600-Year-Old Canoe Offers Glimpse of Early Polynesian Explorers

2286 600-Year-Old Canoe Offers Glimpse of Early Polynesian Explorers
A sea turtle carved in raised relief on an early wood voyaging canoe. Turtles are rare in pre-European New Zealand carvings / Tim Mackrell, Conservation Laboratory, The University of Auckland.

Together with a 600-year-old seafaring canoe discovered on the western New Zealand coast, new analyses of ancient wind patterns offer an extraordinary glimpse into the maritime technology and climate conditions that allowed early Polynesians to colonize islands in the South Pacific. 

Archaeological evidence have previously suggested a rapid colonization of Pacific islands between 1100 AD and 1300 AD, long before Europeans explored the ocean. But how the subsequent period of ongoing maritime exploration and inter-island travel came to be has been a mystery. The pair of findings (here and here), published in Proceedings of the National Academy of Sciences this week, offer two pieces to this puzzling feat.


A trio of University of Auckland researchers led by Dilys Johns examined the remains of a canoe discovered at Anaweka on the New Zealand coast. The weathered plank is likely part of the hull of a 20-meter-long canoe that either had two hulls connected by (and supporting) a deck or had an outrigger that provided stability, Science explains. There was also evidence of repair and re-use.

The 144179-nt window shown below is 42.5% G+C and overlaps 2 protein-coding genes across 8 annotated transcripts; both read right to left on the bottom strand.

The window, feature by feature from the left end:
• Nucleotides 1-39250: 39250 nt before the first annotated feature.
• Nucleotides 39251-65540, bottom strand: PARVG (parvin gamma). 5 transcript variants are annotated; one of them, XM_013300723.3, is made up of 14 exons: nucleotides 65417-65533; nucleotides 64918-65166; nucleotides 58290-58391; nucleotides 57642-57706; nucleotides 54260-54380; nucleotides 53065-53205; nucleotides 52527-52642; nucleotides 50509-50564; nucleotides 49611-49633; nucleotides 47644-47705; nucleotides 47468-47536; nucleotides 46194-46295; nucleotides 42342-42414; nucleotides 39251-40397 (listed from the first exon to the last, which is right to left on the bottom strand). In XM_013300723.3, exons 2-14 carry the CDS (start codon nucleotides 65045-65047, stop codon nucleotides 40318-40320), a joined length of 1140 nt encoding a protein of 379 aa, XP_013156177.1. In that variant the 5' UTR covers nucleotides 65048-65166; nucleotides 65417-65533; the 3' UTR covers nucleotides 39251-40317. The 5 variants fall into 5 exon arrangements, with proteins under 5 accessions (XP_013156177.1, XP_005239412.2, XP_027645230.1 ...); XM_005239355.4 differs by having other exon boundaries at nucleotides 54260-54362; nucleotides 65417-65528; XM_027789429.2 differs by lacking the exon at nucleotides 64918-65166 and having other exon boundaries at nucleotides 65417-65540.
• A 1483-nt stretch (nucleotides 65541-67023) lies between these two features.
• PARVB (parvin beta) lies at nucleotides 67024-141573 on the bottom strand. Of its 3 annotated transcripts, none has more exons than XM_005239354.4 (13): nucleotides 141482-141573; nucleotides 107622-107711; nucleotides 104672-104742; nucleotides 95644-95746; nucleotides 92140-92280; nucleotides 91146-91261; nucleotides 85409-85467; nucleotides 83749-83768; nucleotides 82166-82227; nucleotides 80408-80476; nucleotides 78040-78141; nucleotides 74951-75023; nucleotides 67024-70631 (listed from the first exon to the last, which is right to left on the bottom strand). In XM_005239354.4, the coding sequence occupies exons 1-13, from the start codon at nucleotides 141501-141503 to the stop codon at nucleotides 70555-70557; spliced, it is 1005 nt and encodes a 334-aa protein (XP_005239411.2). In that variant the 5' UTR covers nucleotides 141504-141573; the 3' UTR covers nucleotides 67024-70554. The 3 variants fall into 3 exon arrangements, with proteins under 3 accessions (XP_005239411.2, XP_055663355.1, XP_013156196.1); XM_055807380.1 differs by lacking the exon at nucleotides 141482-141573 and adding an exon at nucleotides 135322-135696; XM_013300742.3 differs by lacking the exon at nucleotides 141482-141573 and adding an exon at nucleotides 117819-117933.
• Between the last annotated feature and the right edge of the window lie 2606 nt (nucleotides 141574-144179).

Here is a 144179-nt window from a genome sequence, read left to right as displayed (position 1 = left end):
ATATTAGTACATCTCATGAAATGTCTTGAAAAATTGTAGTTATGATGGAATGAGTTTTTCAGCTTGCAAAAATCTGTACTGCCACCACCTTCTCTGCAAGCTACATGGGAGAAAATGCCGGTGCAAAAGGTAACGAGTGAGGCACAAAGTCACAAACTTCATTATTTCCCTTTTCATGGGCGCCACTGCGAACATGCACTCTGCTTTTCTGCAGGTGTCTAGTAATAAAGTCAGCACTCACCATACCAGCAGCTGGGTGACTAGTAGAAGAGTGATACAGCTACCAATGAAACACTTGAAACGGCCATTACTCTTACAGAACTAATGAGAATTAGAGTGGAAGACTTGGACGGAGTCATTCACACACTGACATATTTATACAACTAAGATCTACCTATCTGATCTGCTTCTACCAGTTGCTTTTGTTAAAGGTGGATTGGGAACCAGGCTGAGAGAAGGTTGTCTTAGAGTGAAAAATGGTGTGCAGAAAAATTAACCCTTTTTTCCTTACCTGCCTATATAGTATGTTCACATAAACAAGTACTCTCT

Radiocarbon dating puts the canoe’s voyaging days at around 1400 AD -- making it just one of two known canoes from the early occupation of the South Pacific. Its carved interior ribs make it structurally similar to the canoe previously excavated in the Society Islands, more than 4,000 kilometers away. Its construction materials suggest it was made in New Zealand, as an early adaptation to a new environment. Finally, the hull features a carving of a sea turtle (pictured above) -- which is rare in native New Zealand art, but widespread in Polynesian culture. 

In a related study, researchers may have settled a longstanding debate over whether Polynesian settlers traveled windward or used off-wind sailing. After all, the direction the winds blow these days suggests that it would have been an epic struggle to sail eastwards to Easter Island or westwards to New Zealand, New Scientist explains.

So, a team led by Macquarie University’s Ian Goodwin reconstructed paleoclimate conditions in the South Pacific from 800 to 1600 AD by mapping wind-field patterns from sea-level pressure modeled at 20-year intervals. Their results suggest that a shift in climate conditions may have enabled early Polynesians to colonize the islands using canoes that didn’t have the capability to sail windward. 


Off-wind sailing between central East Polynesia and New Zealand was anomalously favorable between 1140 and 1260 AD, when the intensification and poleward expansion of the Pacific subtropical anticyclone strengthened the tradewinds toward New Zealand. A window of favorable sailing conditions to Easter Island occurred between 1250 and 1280 AD. All passages could have been made downwind over the immense ocean tracts. 

The patterns also reveal how New Zealand was potentially colonized by voyagers from the Tonga-Fiji Islands, Southern Cook Islands, and Austral Islands, while Easter Island might have been colonized from both central East Polynesia and from Chile. These multiple migrations fit in with Polynesian folklore. 

“These are fantastic new insights into prehistoric maritime migration,” Goodwin says in a news release, “and opens doors for marine climatologists to work with anthropologists and archaeologists, to piece together the evolution of maritime societies.”


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